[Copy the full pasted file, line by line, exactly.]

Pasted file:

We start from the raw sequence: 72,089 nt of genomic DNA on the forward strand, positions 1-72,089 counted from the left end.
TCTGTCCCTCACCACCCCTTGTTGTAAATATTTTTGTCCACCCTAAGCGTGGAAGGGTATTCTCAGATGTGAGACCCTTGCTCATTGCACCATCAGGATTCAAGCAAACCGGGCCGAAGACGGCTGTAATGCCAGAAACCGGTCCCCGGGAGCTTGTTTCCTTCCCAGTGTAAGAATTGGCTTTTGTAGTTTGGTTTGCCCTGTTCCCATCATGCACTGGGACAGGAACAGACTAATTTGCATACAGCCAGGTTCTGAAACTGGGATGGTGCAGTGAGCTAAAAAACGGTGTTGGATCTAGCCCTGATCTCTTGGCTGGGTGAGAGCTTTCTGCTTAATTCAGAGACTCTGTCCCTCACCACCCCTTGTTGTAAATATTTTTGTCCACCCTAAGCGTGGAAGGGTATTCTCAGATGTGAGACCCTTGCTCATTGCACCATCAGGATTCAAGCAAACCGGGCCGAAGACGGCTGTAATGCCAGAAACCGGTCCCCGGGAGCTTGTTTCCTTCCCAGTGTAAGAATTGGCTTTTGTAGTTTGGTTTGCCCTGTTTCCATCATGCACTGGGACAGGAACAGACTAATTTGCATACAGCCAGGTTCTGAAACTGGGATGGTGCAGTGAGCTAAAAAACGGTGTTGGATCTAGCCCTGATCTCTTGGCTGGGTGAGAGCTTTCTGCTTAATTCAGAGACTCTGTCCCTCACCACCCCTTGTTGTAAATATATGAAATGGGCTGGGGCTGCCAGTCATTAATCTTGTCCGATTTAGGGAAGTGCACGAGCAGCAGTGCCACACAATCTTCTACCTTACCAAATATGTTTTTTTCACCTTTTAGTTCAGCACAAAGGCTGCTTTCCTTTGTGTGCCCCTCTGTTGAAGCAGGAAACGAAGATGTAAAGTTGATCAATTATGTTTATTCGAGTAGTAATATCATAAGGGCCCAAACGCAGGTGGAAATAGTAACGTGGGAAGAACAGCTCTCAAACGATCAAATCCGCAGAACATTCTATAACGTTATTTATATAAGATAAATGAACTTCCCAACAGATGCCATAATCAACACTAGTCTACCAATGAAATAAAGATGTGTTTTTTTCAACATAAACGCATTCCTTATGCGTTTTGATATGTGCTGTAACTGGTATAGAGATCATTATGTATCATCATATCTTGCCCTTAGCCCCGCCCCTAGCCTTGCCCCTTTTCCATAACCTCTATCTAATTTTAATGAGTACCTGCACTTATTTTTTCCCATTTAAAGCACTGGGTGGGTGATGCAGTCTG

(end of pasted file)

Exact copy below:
We start from the raw sequence: 72,089 nt of genomic DNA on the forward strand, positions 1-72,089 counted from the left end.
TCTGTCCCTCACCACCCCTTGTTGTAAATATTTTTGTCCACCCTAAGCGTGGAAGGGTATTCTCAGATGTGAGACCCTTGCTCATTGCACCATCAGGATTCAAGCAAACCGGGCCGAAGACGGCTGTAATGCCAGAAACCGGTCCCCGGGAGCTTGTTTCCTTCCCAGTGTAAGAATTGGCTTTTGTAGTTTGGTTTGCCCTGTTCCCATCATGCACTGGGACAGGAACAGACTAATTTGCATACAGCCAGGTTCTGAAACTGGGATGGTGCAGTGAGCTAAAAAACGGTGTTGGATCTAGCCCTGATCTCTTGGCTGGGTGAGAGCTTTCTGCTTAATTCAGAGACTCTGTCCCTCACCACCCCTTGTTGTAAATATTTTTGTCCACCCTAAGCGTGGAAGGGTATTCTCAGATGTGAGACCCTTGCTCATTGCACCATCAGGATTCAAGCAAACCGGGCCGAAGACGGCTGTAATGCCAGAAACCGGTCCCCGGGAGCTTGTTTCCTTCCCAGTGTAAGAATTGGCTTTTGTAGTTTGGTTTGCCCTGTTTCCATCATGCACTGGGACAGGAACAGACTAATTTGCATACAGCCAGGTTCTGAAACTGGGATGGTGCAGTGAGCTAAAAAACGGTGTTGGATCTAGCCCTGATCTCTTGGCTGGGTGAGAGCTTTCTGCTTAATTCAGAGACTCTGTCCCTCACCACCCCTTGTTGTAAATATATGAAATGGGCTGGGGCTGCCAGTCATTAATCTTGTCCGATTTAGGGAAGTGCACGAGCAGCAGTGCCACACAATCTTCTACCTTACCAAATATGTTTTTTTCACCTTTTAGTTCAGCACAAAGGCTGCTTTCCTTTGTGTGCCCCTCTGTTGAAGCAGGAAACGAAGATGTAAAGTTGATCAATTATGTTTATTCGAGTAGTAATATCATAAGGGCCCAAACGCAGGTGGAAATAGTAACGTGGGAAGAACAGCTCTCAAACGATCAAATCCGCAGAACATTCTATAACGTTATTTATATAAGATAAATGAACTTCCCAACAGATGCCATAATCAACACTAGTCTACCAATGAAATAAAGATGTGTTTTTTTCAACATAAACGCATTCCTTATGCGTTTTGATATGTGCTGTAACTGGTATAGAGATCATTATGTATCATCATATCTTGCCCTTAGCCCCGCCCCTAGCCTTGCCCCTTTTCCATAACCTCTATCTAATTTTAATGAGTACCTGCACTTATTTTTTCCCATTTAAAGCACTGGGTGGGTGATGCAGTCTG